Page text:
St. Jude the Apostle Church
Fr. Anthony's Message

Dear Sisters and Brothers in Christ,

Technology today means we never have to take a call if we do not want to speak to the caller. The name and phone number of the caller appears on our phone, television or other electronic devices and in a split second we decide to answer the call or let it go to voice mail. What happens if the caller is God? Can we let the call go to voice mail? Will God leave a message if we decide not to answer?

It is important to recognize who is calling, but it is even more important once we recognize the caller to answer the call. If we don’t answer the call how can we ever understand the importance of the call or its meaning. That was the dilemma that faced Samuel and Eli in the first reading for the Second Sunday of Ordinary Time from 1 Samuel 3:3b-10,19. Samuel is awoken from his sleep to hear someone calling him. He thinks it is Eli, who is his teacher. Samuel is half asleep himself and he awakens Eli says, “Here I am, you called.” Eli suddenly awoken himself and not fully aware of what has occurred tells Samuel that he did not call him, and to go back to sleep. Three times the Lord called Samuel that night, waking him out of sound sleep and three times Samuel woke Eli out of a sound sleep and asked him if he called. Now the passage tells us that Samuel was not familiar with the Lord, so he did not recognize his call, but Eli was and on the third call Eli tells Samuel to answer the call even though he could not identify the caller. Or did he identify the caller to be God? Samuel answers each time God’s call by saying, “here I am.” Samuel was willing to respond to God’s call, but he needed confirmation that it was truly God who was calling. Eli becomes the witness who affirms God’s call to Samuel. Eli said to him, “Go to sleep, and if you are called, reply, “Speak, for your servant is listening.” Samuel answered God’s call even though he could not immediately confirm that it was God calling. His willingness to answer the call reveals his openness to serve God’s plan of salvation by the faith he exhibited in answering the call. Samuel’s contribution to salvation history is significant, he is the prophet who calls David on behalf of God to be the anointed King of Israel and from whose line our Savior Jesus Christ is born. John the Baptist in the Gospel for the Second Sunday in Ordinary John 1:35-42; recognizes Jesus as he walks by, “Behold the Lamb of God.” John the Baptist is the voice that speaks God’s call by being a voice crying out in the wilderness, “make straight the path of the Lord.” (John 1: 23) If John the Baptist was not able to identify the call then Peter and Andrew would not have heard him say, “Behold the Lamb of God.” They would have missed their call because John the Baptist was not there to give it to them.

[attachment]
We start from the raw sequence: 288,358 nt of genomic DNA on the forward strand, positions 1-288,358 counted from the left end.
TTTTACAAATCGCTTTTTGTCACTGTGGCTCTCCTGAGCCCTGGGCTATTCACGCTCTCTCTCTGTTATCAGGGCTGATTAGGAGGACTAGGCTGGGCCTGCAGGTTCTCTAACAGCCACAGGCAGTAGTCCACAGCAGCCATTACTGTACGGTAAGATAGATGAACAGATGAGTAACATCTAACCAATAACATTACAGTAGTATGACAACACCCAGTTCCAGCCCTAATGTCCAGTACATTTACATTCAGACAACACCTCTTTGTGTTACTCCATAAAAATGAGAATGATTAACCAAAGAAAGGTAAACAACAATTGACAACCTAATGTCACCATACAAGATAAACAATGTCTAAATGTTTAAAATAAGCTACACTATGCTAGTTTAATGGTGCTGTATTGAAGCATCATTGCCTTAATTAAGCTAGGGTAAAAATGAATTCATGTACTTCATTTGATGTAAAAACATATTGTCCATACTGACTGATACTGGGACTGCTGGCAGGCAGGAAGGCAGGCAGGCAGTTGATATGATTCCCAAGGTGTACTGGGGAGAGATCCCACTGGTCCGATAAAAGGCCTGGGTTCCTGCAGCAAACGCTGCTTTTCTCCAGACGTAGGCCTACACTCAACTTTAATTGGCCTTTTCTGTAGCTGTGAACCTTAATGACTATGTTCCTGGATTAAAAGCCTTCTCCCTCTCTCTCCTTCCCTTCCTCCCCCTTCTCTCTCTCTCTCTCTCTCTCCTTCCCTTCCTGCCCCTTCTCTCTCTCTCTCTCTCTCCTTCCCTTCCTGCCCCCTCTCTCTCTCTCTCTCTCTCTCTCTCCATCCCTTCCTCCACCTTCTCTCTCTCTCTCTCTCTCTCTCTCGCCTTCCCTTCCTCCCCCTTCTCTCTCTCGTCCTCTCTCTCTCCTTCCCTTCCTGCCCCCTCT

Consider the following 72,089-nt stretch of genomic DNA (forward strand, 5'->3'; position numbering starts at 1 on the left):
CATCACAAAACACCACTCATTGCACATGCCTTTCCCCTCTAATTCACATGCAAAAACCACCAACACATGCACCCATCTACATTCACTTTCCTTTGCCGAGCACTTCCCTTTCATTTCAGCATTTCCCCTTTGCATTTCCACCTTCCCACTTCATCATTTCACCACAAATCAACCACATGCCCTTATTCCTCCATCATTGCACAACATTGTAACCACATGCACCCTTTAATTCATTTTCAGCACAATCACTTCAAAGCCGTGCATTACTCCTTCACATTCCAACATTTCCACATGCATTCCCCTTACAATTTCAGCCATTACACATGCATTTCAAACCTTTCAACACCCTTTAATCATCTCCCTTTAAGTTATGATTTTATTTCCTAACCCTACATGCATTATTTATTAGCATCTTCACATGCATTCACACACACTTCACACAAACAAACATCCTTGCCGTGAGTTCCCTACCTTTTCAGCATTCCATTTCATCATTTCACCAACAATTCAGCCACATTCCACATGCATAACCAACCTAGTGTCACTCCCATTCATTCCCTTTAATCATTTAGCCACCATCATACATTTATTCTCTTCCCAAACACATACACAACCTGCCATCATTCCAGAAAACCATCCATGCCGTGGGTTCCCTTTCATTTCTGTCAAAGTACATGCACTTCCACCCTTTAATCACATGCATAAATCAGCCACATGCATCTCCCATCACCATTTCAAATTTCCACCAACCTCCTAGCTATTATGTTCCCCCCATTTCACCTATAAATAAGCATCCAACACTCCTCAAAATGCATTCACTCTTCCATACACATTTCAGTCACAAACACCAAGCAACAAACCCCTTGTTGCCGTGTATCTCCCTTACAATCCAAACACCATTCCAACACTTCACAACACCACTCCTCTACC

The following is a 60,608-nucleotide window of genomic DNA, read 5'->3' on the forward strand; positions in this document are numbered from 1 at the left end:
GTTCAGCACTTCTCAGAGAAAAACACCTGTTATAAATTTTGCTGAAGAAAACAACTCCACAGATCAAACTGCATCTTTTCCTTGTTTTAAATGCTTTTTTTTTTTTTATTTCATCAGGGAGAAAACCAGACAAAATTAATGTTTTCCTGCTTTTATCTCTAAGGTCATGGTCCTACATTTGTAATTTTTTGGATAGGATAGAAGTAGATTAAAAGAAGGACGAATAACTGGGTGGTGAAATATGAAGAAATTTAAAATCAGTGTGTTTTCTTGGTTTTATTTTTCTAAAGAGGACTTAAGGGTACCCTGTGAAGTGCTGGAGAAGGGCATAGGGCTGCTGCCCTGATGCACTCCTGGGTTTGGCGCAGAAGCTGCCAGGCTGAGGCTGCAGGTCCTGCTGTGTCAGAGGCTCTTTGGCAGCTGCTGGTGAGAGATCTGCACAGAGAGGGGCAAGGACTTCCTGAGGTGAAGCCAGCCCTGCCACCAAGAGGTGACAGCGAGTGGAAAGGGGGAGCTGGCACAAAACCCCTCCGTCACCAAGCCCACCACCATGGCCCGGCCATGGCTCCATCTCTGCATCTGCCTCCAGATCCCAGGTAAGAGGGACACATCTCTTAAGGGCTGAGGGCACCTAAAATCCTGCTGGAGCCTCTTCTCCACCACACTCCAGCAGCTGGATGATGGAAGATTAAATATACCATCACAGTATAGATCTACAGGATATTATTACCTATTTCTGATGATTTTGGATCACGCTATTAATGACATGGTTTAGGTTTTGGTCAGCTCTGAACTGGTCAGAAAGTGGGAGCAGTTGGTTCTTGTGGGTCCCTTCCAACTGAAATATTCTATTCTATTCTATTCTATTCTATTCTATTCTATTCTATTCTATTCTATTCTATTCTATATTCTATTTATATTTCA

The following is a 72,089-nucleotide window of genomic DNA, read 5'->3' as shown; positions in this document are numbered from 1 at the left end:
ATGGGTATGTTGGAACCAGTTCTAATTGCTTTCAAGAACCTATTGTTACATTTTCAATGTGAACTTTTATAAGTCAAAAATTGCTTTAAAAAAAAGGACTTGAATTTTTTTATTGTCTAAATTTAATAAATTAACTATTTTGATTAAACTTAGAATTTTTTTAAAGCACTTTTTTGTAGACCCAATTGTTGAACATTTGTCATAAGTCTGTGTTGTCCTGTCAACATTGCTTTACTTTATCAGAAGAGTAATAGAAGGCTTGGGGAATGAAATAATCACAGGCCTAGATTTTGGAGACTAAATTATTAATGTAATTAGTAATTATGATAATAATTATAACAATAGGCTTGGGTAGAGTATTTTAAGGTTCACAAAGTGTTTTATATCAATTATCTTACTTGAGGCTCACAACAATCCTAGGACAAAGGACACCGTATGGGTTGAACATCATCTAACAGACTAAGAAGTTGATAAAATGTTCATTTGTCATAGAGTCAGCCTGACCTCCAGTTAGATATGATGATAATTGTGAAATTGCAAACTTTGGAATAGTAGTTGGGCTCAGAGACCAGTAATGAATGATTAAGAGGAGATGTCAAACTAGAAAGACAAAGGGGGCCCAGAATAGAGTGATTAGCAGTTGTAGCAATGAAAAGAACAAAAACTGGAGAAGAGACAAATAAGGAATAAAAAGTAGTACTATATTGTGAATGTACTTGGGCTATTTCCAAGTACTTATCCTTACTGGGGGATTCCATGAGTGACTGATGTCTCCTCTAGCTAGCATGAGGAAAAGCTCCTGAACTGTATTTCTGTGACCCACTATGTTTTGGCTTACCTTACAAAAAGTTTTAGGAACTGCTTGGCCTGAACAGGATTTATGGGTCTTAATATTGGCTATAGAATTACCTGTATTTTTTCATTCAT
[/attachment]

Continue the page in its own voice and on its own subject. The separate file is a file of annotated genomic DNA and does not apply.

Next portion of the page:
St. Paul exhorts the Corinthian Community to avoid immorality for they are the Temple of the Lord, “The body is not for immorality, but for the Lord, and the Lord is for the body.” (1 Cor. 6:13) The word that calls us as members of the body dwells within us, we are called to be a holy dwelling place for God’s sacred Word, Jesus Christ. Jesus is the Word that calls, and the call unites us to the Body of Christ. Psalm 40 describes for us how God comes to us and gives us this new word, “I have waited, waited for the Lord, and he stooped toward me and heard my cry. And he put a new song into my mouth, a hymn to our God.” (Psalm 40:2,4) We are called to respond in thanksgiving by agreeing to do God’s will, “Here am I, Lord; I come to do your will.”    

Answering the call is vital for the continuation of God’s plan of salvation. Jesus still calls, the problem is we let the call go to voice mail even when we can identify the caller to be God. Often people ask today, does God still call men and women to be faithful servants as Priests, Deacons, Religious and lay leaders? The answer to that question is yes, God still calls but we don’t always choose to answer the call. But if we don’t answer, we will never know what the call is about. Just as Eli, Samuel, John the Baptist, the first Apostles Peter and Andrew had a purpose in God’s plan of salvation, so do we; but we must answer the call first to find out.

Yours in Christ

Fr. Anthony